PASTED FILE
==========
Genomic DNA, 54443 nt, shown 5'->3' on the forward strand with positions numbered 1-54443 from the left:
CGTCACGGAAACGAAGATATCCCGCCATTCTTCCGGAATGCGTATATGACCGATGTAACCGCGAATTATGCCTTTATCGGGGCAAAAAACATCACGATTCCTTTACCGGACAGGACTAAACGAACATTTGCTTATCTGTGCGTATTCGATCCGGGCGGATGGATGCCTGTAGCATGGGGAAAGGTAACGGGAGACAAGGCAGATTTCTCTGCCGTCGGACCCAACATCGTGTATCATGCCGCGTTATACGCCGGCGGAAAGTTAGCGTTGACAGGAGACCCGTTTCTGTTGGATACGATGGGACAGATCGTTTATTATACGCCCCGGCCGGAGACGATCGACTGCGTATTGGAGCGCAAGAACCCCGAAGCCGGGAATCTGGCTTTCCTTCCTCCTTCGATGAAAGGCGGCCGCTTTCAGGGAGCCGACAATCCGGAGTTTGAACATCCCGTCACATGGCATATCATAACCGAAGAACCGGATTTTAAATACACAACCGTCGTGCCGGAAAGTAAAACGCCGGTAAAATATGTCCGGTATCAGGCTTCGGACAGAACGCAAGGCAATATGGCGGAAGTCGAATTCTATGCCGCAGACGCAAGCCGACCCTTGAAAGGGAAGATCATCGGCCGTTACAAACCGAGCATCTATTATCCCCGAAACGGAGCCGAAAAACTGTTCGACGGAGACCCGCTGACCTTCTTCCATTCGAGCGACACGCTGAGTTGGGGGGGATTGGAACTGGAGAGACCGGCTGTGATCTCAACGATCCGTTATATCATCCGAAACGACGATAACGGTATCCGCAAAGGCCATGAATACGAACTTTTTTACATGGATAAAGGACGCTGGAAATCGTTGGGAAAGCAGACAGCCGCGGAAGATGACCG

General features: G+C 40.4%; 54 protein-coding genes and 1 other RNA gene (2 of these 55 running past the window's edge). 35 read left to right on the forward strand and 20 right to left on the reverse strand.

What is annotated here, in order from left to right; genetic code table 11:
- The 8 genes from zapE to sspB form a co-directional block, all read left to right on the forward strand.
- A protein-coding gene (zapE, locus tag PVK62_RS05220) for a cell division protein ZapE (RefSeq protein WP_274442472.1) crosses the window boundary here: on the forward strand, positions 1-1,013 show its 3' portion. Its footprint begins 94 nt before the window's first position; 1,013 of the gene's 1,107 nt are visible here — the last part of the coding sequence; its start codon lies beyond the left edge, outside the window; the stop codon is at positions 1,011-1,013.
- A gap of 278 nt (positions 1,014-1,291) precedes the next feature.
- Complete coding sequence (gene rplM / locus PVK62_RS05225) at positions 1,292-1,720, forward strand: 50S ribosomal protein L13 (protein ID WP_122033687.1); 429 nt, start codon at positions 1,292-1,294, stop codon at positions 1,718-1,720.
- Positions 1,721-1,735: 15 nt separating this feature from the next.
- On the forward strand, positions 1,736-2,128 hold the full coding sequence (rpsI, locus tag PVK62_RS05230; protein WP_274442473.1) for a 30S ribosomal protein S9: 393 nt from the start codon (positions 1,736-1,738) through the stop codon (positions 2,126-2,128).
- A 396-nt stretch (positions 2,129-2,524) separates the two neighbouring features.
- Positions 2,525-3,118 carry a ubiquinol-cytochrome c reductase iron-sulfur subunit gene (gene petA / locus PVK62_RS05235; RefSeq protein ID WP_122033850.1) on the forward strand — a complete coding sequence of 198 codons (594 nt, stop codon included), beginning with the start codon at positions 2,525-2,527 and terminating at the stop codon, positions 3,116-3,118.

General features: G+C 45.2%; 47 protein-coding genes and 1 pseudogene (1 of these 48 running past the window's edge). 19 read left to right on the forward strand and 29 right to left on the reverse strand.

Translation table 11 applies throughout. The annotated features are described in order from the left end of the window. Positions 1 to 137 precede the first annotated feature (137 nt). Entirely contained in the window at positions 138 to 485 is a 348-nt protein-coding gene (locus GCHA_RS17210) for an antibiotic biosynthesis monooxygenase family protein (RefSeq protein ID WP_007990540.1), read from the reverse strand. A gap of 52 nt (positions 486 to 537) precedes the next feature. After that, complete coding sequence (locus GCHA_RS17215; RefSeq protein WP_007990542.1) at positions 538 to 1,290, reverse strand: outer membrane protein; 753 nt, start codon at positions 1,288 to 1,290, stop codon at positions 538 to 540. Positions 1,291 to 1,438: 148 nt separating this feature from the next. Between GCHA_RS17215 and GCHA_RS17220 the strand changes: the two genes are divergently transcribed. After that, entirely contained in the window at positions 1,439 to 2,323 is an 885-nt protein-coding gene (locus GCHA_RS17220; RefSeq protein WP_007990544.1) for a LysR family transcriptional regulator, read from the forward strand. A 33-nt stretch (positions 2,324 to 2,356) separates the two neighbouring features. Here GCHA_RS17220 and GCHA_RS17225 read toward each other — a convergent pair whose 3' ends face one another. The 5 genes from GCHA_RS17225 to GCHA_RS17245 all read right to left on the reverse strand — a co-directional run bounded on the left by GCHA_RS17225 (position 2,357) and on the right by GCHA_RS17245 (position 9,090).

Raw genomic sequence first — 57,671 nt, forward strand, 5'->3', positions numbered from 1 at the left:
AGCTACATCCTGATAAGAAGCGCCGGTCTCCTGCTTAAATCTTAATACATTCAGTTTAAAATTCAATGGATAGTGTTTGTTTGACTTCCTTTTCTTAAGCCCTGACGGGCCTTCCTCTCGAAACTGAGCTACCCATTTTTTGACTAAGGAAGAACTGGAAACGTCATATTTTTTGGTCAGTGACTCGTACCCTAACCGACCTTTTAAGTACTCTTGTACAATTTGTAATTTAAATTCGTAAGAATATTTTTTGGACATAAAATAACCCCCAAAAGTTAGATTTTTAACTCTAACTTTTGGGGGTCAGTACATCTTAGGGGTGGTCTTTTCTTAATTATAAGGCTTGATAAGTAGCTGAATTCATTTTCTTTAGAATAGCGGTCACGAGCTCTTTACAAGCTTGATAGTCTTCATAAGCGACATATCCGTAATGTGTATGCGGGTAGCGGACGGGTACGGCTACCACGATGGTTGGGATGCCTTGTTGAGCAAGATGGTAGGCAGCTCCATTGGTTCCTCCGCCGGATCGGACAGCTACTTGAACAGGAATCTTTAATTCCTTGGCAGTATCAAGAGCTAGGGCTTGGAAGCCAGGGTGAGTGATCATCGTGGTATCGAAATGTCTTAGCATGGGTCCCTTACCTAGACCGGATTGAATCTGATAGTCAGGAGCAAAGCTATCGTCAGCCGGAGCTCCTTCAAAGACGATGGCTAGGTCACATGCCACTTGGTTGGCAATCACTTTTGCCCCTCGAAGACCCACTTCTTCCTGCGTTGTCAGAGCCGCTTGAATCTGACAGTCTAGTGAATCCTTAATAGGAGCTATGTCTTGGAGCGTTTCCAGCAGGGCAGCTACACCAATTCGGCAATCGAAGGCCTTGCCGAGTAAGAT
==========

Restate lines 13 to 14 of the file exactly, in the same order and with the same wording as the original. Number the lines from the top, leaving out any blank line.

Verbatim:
General features: G+C 45.2%; 47 protein-coding genes and 1 pseudogene (1 of these 48 running past the window's edge). 19 read left to right on the forward strand and 29 right to left on the reverse strand.

Translation table 11 applies throughout. The annotated features are described in order from the left end of the window. Positions 1 to 137 precede the first annotated feature (137 nt). Entirely contained in the window at positions 138 to 485 is a 348-nt protein-coding gene (locus GCHA_RS17210) for an antibiotic biosynthesis monooxygenase family protein (RefSeq protein ID WP_007990540.1), read from the reverse strand. A gap of 52 nt (positions 486 to 537) precedes the next feature. After that, complete coding sequence (locus GCHA_RS17215; RefSeq protein WP_007990542.1) at positions 538 to 1,290, reverse strand: outer membrane protein; 753 nt, start codon at positions 1,288 to 1,290, stop codon at positions 538 to 540. Positions 1,291 to 1,438: 148 nt separating this feature from the next. Between GCHA_RS17215 and GCHA_RS17220 the strand changes: the two genes are divergently transcribed. After that, entirely contained in the window at positions 1,439 to 2,323 is an 885-nt protein-coding gene (locus GCHA_RS17220; RefSeq protein WP_007990544.1) for a LysR family transcriptional regulator, read from the forward strand. A 33-nt stretch (positions 2,324 to 2,356) separates the two neighbouring features. Here GCHA_RS17220 and GCHA_RS17225 read toward each other — a convergent pair whose 3' ends face one another. The 5 genes from GCHA_RS17225 to GCHA_RS17245 all read right to left on the reverse strand — a co-directional run bounded on the left by GCHA_RS17225 (position 2,357) and on the right by GCHA_RS17245 (position 9,090).